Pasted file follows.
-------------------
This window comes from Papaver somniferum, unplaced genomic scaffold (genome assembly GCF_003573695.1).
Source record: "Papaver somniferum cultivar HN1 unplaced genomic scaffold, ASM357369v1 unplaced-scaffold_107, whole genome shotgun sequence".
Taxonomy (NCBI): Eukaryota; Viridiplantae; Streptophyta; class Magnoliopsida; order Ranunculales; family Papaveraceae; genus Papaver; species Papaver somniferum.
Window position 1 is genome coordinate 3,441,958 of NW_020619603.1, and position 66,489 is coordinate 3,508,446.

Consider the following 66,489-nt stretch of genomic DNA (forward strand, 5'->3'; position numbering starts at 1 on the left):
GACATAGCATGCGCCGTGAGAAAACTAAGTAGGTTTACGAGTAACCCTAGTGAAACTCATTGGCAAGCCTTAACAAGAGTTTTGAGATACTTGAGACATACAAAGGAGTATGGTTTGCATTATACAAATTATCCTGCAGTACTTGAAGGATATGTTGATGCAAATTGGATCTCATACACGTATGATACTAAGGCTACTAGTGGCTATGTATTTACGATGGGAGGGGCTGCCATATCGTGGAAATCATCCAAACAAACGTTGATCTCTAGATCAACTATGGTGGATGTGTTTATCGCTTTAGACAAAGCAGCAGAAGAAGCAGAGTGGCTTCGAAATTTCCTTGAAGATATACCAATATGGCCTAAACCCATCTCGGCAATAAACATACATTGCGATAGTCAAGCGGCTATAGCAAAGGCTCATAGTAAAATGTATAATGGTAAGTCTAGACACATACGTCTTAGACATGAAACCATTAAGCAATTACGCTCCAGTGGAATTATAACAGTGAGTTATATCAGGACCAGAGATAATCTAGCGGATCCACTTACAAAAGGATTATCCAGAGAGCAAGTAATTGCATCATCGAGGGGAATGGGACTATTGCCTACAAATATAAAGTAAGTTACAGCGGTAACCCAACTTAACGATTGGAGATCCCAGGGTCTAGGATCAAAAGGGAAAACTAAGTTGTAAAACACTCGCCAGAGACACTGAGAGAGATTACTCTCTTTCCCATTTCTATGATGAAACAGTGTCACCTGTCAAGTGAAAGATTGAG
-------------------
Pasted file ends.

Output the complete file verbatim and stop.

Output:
This window comes from Papaver somniferum, unplaced genomic scaffold (genome assembly GCF_003573695.1).
Source record: "Papaver somniferum cultivar HN1 unplaced genomic scaffold, ASM357369v1 unplaced-scaffold_107, whole genome shotgun sequence".
Taxonomy (NCBI): Eukaryota; Viridiplantae; Streptophyta; class Magnoliopsida; order Ranunculales; family Papaveraceae; genus Papaver; species Papaver somniferum.
Window position 1 is genome coordinate 3,441,958 of NW_020619603.1, and position 66,489 is coordinate 3,508,446.

Consider the following 66,489-nt stretch of genomic DNA (forward strand, 5'->3'; position numbering starts at 1 on the left):
GACATAGCATGCGCCGTGAGAAAACTAAGTAGGTTTACGAGTAACCCTAGTGAAACTCATTGGCAAGCCTTAACAAGAGTTTTGAGATACTTGAGACATACAAAGGAGTATGGTTTGCATTATACAAATTATCCTGCAGTACTTGAAGGATATGTTGATGCAAATTGGATCTCATACACGTATGATACTAAGGCTACTAGTGGCTATGTATTTACGATGGGAGGGGCTGCCATATCGTGGAAATCATCCAAACAAACGTTGATCTCTAGATCAACTATGGTGGATGTGTTTATCGCTTTAGACAAAGCAGCAGAAGAAGCAGAGTGGCTTCGAAATTTCCTTGAAGATATACCAATATGGCCTAAACCCATCTCGGCAATAAACATACATTGCGATAGTCAAGCGGCTATAGCAAAGGCTCATAGTAAAATGTATAATGGTAAGTCTAGACACATACGTCTTAGACATGAAACCATTAAGCAATTACGCTCCAGTGGAATTATAACAGTGAGTTATATCAGGACCAGAGATAATCTAGCGGATCCACTTACAAAAGGATTATCCAGAGAGCAAGTAATTGCATCATCGAGGGGAATGGGACTATTGCCTACAAATATAAAGTAAGTTACAGCGGTAACCCAACTTAACGATTGGAGATCCCAGGGTCTAGGATCAAAAGGGAAAACTAAGTTGTAAAACACTCGCCAGAGACACTGAGAGAGATTACTCTCTTTCCCATTTCTATGATGAAACAGTGTCACCTGTCAAGTGAAAGATTGAG